Ripon College offers a minor in law and society. It provides a network of courses designed to focus the student’s attention on the role of law and legal structure in a human community. Law is a primary means of ordering conduct and resolving social conflicts. Students understand the function, nature and limits of law. The minor is not intended as a pre-professional curriculum for the student interested in a career in law. Rather, it is designed for a wider audience interested in the entire question of the role of law and legal structures in a human community.

Achieve More

Latest News

Rick Kammen '68

Rick Kammen ’68 releases new book, is interviewed on NPR about prisoners at Guantanamo Bay

Richard Kammen ’68, of Hilton Head, South Carolina, and San Miguel de Allende, Mexico, was interviewed March 30 on National Public Radio. The interview can […]

We’re still here: Nate Jung ’20

A new door is opening for Nate Jung ’20 of Random Lake, Wisconsin. In the fall, he will enter Marquette Law School in Milwaukee. At […]

John Hermes '68

Collaboration with professors was important aspect for John Hermes ’68

John Hermes ’68 of Oklahoma City, Oklahoma, is featured in the current 26th edition of The Best Lawyers in America, a peer-reviewed ranking recognizing lawyers […]


Paul Jeffries

Jeffries, Paul

Associate Professor of Philosophy, Chair of Philosophy Department

Henrik Schatzinger

Schatzinger, Henrik

Professor of Political Science, Chair of Political Science Department and Director for the Center for Politics and the People

Sorenson, Steven

Adjunct Instructor of Political Science and Pre-Law Advisor


Ripon College faculty and professional staff are dedicated to helping you reach your goals, whatever they may be and however often they may change along the way. It’s part of our value statement to you.

As a student at Ripon, you will be assigned a faculty adviser based on your area(s) of interest. You will meet with your faculty adviser throughout your time as a student to discuss your current aspirations, plan your course schedule and plot a future trajectory. We also work collaboratively with Ripon College Career and Professional Development to help match your interests and skills to concrete goals and construct a plan for professional success offering personalized career counseling, off-campus learning opportunities and an online job board with potential to connect with local, national and international employers.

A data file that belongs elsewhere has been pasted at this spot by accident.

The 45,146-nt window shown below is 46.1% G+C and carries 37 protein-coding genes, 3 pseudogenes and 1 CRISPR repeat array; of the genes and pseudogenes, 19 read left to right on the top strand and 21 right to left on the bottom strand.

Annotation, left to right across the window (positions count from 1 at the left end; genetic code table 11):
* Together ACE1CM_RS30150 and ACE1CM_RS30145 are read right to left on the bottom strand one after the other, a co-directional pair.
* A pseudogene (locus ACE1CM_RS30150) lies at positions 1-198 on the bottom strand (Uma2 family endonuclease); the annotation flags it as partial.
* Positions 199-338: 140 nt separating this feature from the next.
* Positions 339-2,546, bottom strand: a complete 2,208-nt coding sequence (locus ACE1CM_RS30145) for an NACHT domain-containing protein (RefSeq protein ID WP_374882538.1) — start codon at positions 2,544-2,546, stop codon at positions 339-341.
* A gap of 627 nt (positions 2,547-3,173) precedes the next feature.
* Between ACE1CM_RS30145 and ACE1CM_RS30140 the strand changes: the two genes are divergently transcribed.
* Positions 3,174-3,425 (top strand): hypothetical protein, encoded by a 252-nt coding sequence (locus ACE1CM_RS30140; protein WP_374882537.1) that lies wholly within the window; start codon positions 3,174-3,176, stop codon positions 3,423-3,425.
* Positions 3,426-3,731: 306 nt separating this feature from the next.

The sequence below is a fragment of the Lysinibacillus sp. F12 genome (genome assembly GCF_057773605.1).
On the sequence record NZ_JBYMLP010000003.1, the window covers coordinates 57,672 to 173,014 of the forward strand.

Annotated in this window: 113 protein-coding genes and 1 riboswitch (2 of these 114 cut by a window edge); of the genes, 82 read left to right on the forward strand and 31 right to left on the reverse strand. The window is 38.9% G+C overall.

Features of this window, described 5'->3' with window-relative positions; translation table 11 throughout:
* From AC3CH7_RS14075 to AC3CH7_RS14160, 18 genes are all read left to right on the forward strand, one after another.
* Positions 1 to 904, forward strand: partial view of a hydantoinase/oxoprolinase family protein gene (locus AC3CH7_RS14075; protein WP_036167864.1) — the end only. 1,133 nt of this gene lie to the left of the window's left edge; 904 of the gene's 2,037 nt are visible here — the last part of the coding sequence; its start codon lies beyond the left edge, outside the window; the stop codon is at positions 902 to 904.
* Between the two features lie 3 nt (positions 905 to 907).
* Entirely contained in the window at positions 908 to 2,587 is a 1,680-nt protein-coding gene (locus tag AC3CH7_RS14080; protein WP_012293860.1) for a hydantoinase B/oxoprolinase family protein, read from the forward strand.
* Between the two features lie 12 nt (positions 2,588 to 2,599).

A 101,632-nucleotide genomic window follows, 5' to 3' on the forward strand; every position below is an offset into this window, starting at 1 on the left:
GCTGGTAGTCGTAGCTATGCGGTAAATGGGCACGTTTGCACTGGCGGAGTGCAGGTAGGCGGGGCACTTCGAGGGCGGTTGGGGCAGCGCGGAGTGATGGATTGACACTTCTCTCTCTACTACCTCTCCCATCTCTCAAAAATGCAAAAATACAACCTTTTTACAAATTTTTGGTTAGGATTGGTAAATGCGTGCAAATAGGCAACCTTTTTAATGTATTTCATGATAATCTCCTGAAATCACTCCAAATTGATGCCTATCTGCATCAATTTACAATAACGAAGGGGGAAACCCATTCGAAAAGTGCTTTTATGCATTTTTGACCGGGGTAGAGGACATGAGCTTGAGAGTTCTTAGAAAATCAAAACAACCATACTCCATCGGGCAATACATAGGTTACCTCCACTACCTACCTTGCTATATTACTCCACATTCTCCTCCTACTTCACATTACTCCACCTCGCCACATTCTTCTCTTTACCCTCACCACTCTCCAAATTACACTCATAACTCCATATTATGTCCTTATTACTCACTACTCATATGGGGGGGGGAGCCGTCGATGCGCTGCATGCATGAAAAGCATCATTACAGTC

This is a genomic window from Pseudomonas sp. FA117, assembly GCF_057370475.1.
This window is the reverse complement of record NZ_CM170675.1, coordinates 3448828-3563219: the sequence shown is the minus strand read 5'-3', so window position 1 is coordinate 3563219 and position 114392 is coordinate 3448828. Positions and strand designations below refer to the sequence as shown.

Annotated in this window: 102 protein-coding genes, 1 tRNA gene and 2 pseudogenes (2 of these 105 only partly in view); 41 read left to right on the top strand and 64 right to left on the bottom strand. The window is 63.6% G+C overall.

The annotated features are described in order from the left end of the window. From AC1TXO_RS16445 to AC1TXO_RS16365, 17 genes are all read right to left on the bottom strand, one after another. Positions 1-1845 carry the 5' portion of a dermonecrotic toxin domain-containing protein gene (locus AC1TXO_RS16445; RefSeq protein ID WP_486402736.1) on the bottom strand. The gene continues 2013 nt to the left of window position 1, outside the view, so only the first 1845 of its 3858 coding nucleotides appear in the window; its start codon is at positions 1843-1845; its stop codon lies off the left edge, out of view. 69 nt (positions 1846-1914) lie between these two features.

Advising at Ripon


Requirements for a Minor in Law and Society
Core Courses POL 212 Introduction to Law
Additional Criteria 4 credits of independent study at the senior level in a topic in law and society in philosophy, politics and government, sociology or other appropriate department; and 12 credits selected from among the following courses (no more than eight hours of elective courses from one department may be counted toward the minor):
ECO 332: Resource and Environmental Economics (same as ENV 332); ENV 120: Environmental Studies; POL 112: Global Political Economy; HIS 262: American Race Relations; PHL 241: Ethics; PHL 353: Human Rights (same as ENV 353); POL 220: American Politics and Government; POL 412: Constitutional Law I: Landmark Decisions; POL 413: Constitutional Law II: The Bill of Rights; SOC 110: Introduction to the Sociological Imagination; SOC 306: Criminology, or other law-related courses, with the consent of the coordinator.

Unique Opportunities

Gaining experience in the field

Ripon College has a long tradition of offering an outstanding academic curriculum. In addition to the liberal arts and sciences education, we strongly encourage our students to spend a semester off campus, either on an international or domestic program.

While each of Ripon’s programs has unique characteristics, all offer the opportunity to gain valuable experience – interning in a field of interest, gaining exposure to a foreign culture or seeing some of the world’s most famous sites.

Pre-law students might be interested particularly in two domestic programs. Many students have gone on the Washington Semester to study the judicial process, American government, U.S. foreign policy or journalism. The program involves a seminar where they often are brought face-to-face with some of the leading American and foreign political figures of the day. It also involves an internship in a politician’s office or in the national office of an interest organization.

Other students have gone on the ACM Chicago Program, which has an Urban Studies emphasis that again involves both organized study and an internship and helps students of politics and government become intimately aware of the problems of modern American cities.